France the French Republic, is a country whose territory consists of metropolitan France in Western Europe and several overseas regions and territories. The metropolitan area of France extends from the Mediterranean Sea to the English Channel and the North Sea, from the Rhine to the Atlantic Ocean, it is bordered by Belgium and Germany to the northeast and Italy to the east, Andorra and Spain to the south. The overseas territories include French Guiana in South America and several islands in the Atlantic and Indian oceans; the country's 18 integral regions span a combined area of 643,801 square kilometres and a total population of 67.3 million. France, a sovereign state, is a unitary semi-presidential republic with its capital in Paris, the country's largest city and main cultural and commercial centre. Other major urban areas include Lyon, Toulouse, Bordeaux and Nice. During the Iron Age, what is now metropolitan France was inhabited by a Celtic people. Rome annexed the area in 51 BC, holding it until the arrival of Germanic Franks in 476, who formed the Kingdom of Francia.
The Treaty of Verdun of 843 partitioned Francia into Middle Francia and West Francia. West Francia which became the Kingdom of France in 987 emerged as a major European power in the Late Middle Ages following its victory in the Hundred Years' War. During the Renaissance, French culture flourished and a global colonial empire was established, which by the 20th century would become the second largest in the world; the 16th century was dominated by religious civil wars between Protestants. France became Europe's dominant cultural and military power in the 17th century under Louis XIV. In the late 18th century, the French Revolution overthrew the absolute monarchy, established one of modern history's earliest republics, saw the drafting of the Declaration of the Rights of Man and of the Citizen, which expresses the nation's ideals to this day. In the 19th century, Napoleon established the First French Empire, his subsequent Napoleonic Wars shaped the course of continental Europe. Following the collapse of the Empire, France endured a tumultuous succession of governments culminating with the establishment of the French Third Republic in 1870.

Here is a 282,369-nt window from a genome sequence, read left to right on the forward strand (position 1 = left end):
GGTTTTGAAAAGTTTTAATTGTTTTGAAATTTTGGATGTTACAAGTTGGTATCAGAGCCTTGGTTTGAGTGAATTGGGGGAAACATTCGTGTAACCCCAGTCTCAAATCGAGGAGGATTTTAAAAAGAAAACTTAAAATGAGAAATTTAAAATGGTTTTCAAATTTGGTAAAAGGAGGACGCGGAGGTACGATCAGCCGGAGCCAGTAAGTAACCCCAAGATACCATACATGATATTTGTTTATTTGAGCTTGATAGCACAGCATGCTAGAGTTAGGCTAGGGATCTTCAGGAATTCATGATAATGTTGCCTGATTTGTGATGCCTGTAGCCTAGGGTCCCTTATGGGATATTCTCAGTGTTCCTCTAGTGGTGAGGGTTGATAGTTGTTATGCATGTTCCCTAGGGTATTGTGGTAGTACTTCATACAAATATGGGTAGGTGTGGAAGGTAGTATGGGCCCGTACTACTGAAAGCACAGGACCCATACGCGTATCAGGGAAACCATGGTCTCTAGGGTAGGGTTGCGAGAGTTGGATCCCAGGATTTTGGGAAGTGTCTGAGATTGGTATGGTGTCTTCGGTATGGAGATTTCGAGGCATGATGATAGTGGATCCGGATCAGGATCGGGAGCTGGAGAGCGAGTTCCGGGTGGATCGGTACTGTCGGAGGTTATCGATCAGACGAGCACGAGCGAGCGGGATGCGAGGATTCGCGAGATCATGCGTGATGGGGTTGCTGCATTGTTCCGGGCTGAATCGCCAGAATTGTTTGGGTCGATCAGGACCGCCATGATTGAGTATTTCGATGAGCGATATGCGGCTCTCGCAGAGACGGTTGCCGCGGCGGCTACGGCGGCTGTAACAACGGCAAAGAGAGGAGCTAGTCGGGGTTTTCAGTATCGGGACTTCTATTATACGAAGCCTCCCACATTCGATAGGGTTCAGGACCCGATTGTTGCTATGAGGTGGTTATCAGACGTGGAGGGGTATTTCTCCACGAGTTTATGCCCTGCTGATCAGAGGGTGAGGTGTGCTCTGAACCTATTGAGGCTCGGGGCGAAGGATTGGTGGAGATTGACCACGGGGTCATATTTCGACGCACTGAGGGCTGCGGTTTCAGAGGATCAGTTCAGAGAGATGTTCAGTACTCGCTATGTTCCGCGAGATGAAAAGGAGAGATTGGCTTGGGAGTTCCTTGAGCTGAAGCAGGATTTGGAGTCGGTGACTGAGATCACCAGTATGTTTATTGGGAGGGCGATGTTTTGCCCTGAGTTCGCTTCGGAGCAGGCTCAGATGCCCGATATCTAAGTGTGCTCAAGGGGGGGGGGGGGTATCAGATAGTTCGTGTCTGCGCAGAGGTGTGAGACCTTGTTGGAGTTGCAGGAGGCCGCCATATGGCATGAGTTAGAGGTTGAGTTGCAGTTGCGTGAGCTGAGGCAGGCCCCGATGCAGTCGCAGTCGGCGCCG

France was a major participant in World War I, from which it emerged victorious, was one of the Allies in World War II, but came under occupation by the Axis powers in 1940. Following liberation in 1944, a Fourth Republic was established and dissolved in the course of the Algerian War; the Fifth Republic, led by Charles de Gaulle, remains today. Algeria and nearly all the other colonies became independent in the 1960s and retained close economic and military connections with France. France has long been a global centre of art and philosophy, it hosts the world's fourth-largest number of UNESCO World Heritage Sites and is the leading tourist destination, receiving around 83 million foreign visitors annually. France is a developed country with the world's sixth-largest economy by nominal GDP, tenth-largest by purchasing power parity. In terms of aggregate household wealth, it ranks fourth in the world. France performs well in international rankings of education, health care, life expectancy, human development.
France is considered a great power in global affairs, being one of the five permanent members of the United Nations Security Council with the power to veto and an official nuclear-weapon state. It is a leading member state of the European Union and the Eurozone, a member of the Group of 7, North Atlantic Treaty Organization, Organisation for Economic Co-operation and Development, the World Trade Organization, La Francophonie. Applied to the whole Frankish Empire, the name "France" comes from the Latin "Francia", or "country of the Franks". Modern France is still named today "Francia" in Italian and Spanish, "Frankreich" in German and "Frankrijk" in Dutch, all of which have more or less the same historical meaning. There are various theories as to the origin of the name Frank. Following the precedents of Edward Gibbon and Jacob Grimm, the name of the Franks has been linked with the word frank in English, it has been suggested that the meaning of "free" was adopted because, after the conquest of Gaul, only Franks were free of taxation.
Another theory is that it is derived from the Proto-Germanic word frankon, which translates as javelin or lance as the throwing axe of the Franks was known as a francisca. However, it has been determined that these weapons were named because of their use by the Franks, not the other way around; the oldest traces of human life in what is now France date from 1.8 million years ago. Over the ensuing millennia, Humans were confronted by a harsh and variable climate, marked by several glacial eras. Early hominids led a nomadic hunter-gatherer life. France has a large number of decorated caves from the upper Palaeolithic era, including one of the most famous and best preserved, Lascaux. At the end of the last glacial period, the climate became milder. After strong demographic and agricultural development between the 4th and 3rd millennia, metallurgy appeared at the end of the 3rd millennium working gold and bronze, iron. France has numerous megalithic sites from the Neolithic period, including the exceptiona